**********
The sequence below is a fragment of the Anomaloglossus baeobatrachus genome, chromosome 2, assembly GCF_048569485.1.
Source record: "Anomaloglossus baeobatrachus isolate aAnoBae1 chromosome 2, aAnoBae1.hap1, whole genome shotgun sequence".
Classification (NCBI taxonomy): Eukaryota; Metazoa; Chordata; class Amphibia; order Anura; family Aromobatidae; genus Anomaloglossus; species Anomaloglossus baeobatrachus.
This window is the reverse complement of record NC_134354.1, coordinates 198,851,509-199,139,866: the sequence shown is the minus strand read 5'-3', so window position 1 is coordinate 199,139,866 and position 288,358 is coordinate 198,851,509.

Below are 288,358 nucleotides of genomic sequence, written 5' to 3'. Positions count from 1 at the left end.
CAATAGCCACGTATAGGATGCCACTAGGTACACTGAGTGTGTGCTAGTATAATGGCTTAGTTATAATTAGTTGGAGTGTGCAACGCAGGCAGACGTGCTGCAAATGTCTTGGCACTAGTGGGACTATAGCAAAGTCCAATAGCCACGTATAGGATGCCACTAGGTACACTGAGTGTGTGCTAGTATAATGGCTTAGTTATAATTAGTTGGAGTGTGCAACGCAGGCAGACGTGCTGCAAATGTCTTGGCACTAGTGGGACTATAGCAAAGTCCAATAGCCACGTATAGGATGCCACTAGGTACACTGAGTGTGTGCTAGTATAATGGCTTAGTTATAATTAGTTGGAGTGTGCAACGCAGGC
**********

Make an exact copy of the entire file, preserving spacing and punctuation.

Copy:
The sequence below is a fragment of the Anomaloglossus baeobatrachus genome, chromosome 2, assembly GCF_048569485.1.
Source record: "Anomaloglossus baeobatrachus isolate aAnoBae1 chromosome 2, aAnoBae1.hap1, whole genome shotgun sequence".
Classification (NCBI taxonomy): Eukaryota; Metazoa; Chordata; class Amphibia; order Anura; family Aromobatidae; genus Anomaloglossus; species Anomaloglossus baeobatrachus.
This window is the reverse complement of record NC_134354.1, coordinates 198,851,509-199,139,866: the sequence shown is the minus strand read 5'-3', so window position 1 is coordinate 199,139,866 and position 288,358 is coordinate 198,851,509.

Below are 288,358 nucleotides of genomic sequence, written 5' to 3'. Positions count from 1 at the left end.
CAATAGCCACGTATAGGATGCCACTAGGTACACTGAGTGTGTGCTAGTATAATGGCTTAGTTATAATTAGTTGGAGTGTGCAACGCAGGCAGACGTGCTGCAAATGTCTTGGCACTAGTGGGACTATAGCAAAGTCCAATAGCCACGTATAGGATGCCACTAGGTACACTGAGTGTGTGCTAGTATAATGGCTTAGTTATAATTAGTTGGAGTGTGCAACGCAGGCAGACGTGCTGCAAATGTCTTGGCACTAGTGGGACTATAGCAAAGTCCAATAGCCACGTATAGGATGCCACTAGGTACACTGAGTGTGTGCTAGTATAATGGCTTAGTTATAATTAGTTGGAGTGTGCAACGCAGGC